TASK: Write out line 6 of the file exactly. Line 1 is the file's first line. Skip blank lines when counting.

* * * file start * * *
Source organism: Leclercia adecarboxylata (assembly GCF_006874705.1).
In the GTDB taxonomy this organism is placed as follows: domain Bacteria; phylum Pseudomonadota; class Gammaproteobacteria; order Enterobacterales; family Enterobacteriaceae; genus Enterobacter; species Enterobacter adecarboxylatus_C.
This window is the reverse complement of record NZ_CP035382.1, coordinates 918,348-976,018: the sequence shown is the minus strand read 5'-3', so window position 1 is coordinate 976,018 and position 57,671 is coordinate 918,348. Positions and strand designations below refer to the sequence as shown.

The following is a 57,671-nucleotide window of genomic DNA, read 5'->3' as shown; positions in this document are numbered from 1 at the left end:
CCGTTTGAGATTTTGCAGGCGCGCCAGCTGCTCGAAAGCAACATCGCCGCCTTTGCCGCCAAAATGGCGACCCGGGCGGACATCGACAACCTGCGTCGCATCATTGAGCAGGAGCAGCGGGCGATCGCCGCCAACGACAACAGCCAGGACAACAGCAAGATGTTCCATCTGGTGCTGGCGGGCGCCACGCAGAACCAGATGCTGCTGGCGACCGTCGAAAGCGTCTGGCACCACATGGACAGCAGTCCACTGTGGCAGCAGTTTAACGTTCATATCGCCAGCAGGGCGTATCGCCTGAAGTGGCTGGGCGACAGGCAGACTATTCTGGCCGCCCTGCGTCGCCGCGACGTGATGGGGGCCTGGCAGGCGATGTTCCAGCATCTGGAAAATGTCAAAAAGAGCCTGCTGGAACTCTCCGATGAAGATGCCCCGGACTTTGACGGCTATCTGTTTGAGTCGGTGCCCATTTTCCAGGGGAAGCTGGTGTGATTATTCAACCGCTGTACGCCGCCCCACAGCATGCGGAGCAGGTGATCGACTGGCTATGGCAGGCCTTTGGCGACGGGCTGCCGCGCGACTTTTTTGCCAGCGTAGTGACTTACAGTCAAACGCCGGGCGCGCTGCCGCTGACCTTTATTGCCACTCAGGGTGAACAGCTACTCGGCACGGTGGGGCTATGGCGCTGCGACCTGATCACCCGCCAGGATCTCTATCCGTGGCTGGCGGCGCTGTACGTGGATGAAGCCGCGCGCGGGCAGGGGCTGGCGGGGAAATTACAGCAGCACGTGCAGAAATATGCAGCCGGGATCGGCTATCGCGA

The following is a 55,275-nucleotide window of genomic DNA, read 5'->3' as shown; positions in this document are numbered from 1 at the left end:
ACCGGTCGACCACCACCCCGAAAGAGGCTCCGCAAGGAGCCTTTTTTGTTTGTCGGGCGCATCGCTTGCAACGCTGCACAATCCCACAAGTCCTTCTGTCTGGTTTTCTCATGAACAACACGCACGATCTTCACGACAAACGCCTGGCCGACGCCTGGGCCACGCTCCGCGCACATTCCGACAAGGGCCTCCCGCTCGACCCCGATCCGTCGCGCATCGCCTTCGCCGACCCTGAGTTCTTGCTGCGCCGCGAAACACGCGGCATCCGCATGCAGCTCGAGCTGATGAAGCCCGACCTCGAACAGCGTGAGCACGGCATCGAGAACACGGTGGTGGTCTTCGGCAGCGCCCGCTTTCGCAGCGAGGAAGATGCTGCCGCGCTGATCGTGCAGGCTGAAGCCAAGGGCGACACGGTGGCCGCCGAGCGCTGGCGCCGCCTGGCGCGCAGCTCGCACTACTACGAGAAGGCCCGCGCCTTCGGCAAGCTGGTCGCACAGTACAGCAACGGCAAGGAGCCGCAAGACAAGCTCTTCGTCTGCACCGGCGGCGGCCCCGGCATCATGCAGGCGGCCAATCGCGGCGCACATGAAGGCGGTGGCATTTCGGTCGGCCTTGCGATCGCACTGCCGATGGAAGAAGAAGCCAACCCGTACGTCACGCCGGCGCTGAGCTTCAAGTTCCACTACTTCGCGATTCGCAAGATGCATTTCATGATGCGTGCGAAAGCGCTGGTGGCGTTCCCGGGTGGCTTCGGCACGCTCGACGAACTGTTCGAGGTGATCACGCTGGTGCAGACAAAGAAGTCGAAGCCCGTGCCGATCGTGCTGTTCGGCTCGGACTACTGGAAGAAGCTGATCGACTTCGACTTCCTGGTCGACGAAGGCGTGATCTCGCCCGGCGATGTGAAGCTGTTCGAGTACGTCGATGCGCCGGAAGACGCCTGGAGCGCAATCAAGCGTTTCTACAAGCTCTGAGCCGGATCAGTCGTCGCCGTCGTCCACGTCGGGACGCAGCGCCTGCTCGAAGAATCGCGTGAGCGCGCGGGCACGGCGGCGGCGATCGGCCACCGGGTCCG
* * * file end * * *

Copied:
The following is a 55,275-nucleotide window of genomic DNA, read 5'->3' as shown; positions in this document are numbered from 1 at the left end: